Case Study: Achilles Repair
There are too many abstract discussions in the performance space these days about how to train and rehabilitate athletes. These circular arguments usually yield nothing substantive or actionable because providers spend too much time defending their ideology and trying to articulate why they are in the right instead of just being transparent and “showing their portfolio”. As an example, investors should demand that financial advisers share their own portfolios instead of pontificating about macroeconomic theory. Words matter but what people do when they have skin in the game reveals more about them than their explanatory justifications for said actions. The point of these case studies is not to suggest that what we did in any of these situations is particularly good. If we’re being honest, we don’t always have robust outcome measures to suggest that what we do really “works”. More often than not, we default to the eye test. We coach and own our decisions. The intent here, therefore, is to be completely transparent about what we did when an athlete’s time, money, and readiness was at stake in hopes that other providers share their experiences and contribute to a more genuine collective conversation.
32 year old male executive/entrepreneur status post L achilles repair 6 years ago. Patient is pain free and not limited during activities of daily living but states that he never regained his strength after the surgery which manifests itself while playing pickup basketball. Basketball is the patient’s primary form of exercise and he hasn’t felt comfortable driving to the basket since the surgery and instead settles for shooting from the perimeter. Patient generally doesn’t enjoy gym-based exercises but is willing to do whatever is required to regain his explosiveness and confidence for basketball.
- Time: Patient is willing to devote 6 days/week (6 hours total) to rehab
- Logistics: Patient has a “basic gym” (think hotel gym) in his office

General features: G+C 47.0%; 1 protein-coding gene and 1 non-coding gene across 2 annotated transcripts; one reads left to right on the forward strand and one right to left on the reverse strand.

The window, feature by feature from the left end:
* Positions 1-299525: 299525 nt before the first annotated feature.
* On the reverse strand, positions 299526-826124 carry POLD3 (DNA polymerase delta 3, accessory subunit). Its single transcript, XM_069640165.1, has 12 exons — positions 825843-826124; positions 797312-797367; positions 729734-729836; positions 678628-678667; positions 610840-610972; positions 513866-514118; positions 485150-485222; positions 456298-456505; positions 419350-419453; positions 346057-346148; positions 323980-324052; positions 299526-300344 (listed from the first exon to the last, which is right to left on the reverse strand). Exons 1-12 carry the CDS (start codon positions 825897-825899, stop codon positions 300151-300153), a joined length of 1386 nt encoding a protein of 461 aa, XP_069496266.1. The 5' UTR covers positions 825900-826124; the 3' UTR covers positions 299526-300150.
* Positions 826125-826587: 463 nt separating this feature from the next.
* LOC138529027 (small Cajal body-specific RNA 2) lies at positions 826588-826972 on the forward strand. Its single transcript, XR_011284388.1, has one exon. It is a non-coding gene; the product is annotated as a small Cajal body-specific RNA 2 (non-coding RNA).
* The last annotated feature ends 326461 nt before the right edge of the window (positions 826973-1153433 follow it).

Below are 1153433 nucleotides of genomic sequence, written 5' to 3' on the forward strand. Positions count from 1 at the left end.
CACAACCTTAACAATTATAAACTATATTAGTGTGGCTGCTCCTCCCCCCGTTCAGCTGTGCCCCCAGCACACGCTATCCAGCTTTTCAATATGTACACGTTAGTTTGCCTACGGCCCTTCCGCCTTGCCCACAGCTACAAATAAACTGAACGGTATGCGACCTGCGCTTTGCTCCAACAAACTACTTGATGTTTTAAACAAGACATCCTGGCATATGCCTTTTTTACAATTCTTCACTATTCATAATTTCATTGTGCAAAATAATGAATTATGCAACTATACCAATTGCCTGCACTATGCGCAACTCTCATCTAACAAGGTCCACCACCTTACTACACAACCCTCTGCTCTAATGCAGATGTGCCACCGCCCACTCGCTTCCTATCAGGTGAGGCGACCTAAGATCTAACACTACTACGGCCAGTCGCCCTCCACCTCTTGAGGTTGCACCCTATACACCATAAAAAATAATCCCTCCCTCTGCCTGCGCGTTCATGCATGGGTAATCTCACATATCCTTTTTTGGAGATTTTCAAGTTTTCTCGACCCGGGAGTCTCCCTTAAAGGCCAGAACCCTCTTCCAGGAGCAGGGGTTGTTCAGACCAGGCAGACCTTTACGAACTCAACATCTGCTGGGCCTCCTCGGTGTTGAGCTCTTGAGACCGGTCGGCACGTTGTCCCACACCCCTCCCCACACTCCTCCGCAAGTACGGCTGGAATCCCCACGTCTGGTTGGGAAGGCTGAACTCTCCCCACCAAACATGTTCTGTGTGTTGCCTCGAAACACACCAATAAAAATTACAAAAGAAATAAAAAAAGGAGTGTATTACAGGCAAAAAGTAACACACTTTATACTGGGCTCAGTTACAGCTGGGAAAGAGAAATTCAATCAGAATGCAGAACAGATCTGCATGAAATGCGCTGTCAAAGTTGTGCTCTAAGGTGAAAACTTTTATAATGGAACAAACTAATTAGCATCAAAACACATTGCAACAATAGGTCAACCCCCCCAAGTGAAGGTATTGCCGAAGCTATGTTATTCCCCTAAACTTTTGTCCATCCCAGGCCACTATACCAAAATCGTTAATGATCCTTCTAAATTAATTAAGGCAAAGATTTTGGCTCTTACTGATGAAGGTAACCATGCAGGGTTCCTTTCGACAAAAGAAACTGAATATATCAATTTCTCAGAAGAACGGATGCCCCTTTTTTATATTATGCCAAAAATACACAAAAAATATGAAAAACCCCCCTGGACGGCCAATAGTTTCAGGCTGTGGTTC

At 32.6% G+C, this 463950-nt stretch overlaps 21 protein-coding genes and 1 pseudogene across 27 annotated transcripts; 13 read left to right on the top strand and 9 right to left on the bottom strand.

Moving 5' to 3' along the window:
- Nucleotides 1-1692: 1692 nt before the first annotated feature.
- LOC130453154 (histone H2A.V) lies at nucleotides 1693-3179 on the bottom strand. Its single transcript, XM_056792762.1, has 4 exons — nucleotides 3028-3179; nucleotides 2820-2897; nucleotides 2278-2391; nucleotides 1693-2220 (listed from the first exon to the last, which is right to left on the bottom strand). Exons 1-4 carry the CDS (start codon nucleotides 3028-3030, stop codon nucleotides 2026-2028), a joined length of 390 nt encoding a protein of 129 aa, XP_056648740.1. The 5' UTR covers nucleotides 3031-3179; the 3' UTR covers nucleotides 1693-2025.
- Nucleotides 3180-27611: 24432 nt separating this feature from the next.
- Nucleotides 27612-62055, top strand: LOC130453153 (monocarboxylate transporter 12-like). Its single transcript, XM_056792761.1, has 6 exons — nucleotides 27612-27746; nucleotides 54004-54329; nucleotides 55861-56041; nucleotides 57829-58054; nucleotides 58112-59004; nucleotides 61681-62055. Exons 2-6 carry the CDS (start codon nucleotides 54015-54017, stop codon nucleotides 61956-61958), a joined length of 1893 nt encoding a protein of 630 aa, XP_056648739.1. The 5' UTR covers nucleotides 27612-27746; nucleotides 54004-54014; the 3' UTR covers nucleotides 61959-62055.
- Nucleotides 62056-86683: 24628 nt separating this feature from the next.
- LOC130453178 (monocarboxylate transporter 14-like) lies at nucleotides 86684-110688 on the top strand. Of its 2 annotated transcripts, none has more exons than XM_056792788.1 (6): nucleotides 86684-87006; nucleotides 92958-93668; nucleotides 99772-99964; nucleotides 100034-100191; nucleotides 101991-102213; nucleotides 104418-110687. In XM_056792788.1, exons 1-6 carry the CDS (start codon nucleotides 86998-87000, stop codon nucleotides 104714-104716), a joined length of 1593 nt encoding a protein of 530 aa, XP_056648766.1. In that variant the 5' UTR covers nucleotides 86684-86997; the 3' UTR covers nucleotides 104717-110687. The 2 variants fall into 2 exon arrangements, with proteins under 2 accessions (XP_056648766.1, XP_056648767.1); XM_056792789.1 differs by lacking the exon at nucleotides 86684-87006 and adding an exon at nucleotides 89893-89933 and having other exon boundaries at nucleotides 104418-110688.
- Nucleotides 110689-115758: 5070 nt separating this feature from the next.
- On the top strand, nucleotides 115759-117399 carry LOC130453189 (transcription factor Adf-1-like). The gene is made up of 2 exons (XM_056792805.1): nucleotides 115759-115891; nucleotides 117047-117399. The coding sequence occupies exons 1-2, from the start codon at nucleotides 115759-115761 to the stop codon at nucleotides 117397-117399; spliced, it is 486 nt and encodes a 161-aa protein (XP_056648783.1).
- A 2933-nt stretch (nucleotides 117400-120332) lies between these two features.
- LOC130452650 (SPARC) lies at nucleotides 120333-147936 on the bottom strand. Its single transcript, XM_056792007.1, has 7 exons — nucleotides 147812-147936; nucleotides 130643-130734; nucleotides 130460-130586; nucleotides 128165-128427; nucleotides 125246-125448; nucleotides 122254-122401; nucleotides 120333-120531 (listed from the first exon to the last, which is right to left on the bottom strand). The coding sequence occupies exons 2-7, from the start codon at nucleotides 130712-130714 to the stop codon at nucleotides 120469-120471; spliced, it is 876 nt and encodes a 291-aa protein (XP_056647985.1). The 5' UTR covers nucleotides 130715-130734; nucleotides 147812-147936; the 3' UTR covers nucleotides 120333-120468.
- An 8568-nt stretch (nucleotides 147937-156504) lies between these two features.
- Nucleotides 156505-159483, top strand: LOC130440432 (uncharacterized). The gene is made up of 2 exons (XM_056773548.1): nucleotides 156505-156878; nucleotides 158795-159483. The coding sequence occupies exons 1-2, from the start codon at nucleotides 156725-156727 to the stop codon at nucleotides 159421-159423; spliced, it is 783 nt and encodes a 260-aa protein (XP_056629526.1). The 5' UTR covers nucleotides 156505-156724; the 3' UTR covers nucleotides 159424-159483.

- Financial: No factor but our interaction was limited to a single session for other reasons
- Interpersonal Factors: Patient had never completed a structured strength training routine and thus preferred exercises that required minimal supervision to execute safely. Otherwise, patient was eager to partake in any routine that would help him achieve his goals.
- This was a virtual session so the evaluation revolved primary around the subjective history and watching the patient perform various progressions/regressions of the exercises below until an appropriate routine was in place.
Plan of Care
Warm Up (Daily):
1) Couch Stretch, 90s/side
2) Inch Worm, 2 sets of 40/side, each heel touches ground 40x
3) Lateral Lunge Windmill, 10-12/side
A1) Low Box Shuffle, 3 sets of 10s, gradually progress speed and intent
B1) Bound and Stick, 2 sets of 6-8/side, emphasis is on sticking the landing
C1) Swiss Ball Leg Curl, 3 sets of 6-15 reps (whatever you can do with good form), start with 2 legged version and progress to single leg over time
C2) Single Leg Squats (Rounded Back Version), 3 sets of good form/side
D1) Quad Nordics, 2 sets of good form
D2) Push-Ups, 3 sets of good form (max 15 reps), gradually progress hand position closer to floor over time
E1) Bear Rollout, 2 sets of good form
E2) Single Leg Calf Raise, 3 sets of 8-15/side, take 3s to lower yourself to bottom position, can start with bodyweight and increase weight over time, ensure full contraction in top position and pause there for 1-2s
Running/Conditioning (1x/week per session)
1A) A Run, start with 3 sets of 8-10s with maximal intent every minute on the minute (so 50-52s rest). For your first session do 3 sets of 6 with 3 mins rest between sets (18 total repeats). Over time work up to 3 sets of 12 with 3 mins rest. In week one start with 3 sets of 6 and add an additional repetition to the set each week so 3 sets of 7 in week 2, etc. Increase amplitude and intent over time. Start conservatively.
1B) Incline Treadmill Walk, 20-30 mins, treadmill at max incline, wear a backpack with 15-20lbs and work at a pace that feels moderately difficult while breathing through nose
1C) Calf Iso Bent Knee, 3 sets working up to 60s over time, start with weaker leg and let that dictate time for stronger leg
1D) Calf Iso Hold Straight Knee, same protocol as bent knee
2A) Jump Rope, every minute on the minute for 15 mins, start with 20s on/40s off, work up to 45s on/15s off over time
2B) Alternating Step Ups, 15-20 mins, start with bodyweight and work up to 15-20lb backpack, fully extend leg in top position, use box that keeps knee and hip angle around 90 degrees
2C and D) Repeat Calf Iso series
3A) Repeat A Run protocol from earlier in the week
3B) Backward Elliptical (hands free), 20 mins, replace with other low impact cardio machine of choice if no elliptical
3C and D) Repeat Calf Iso series
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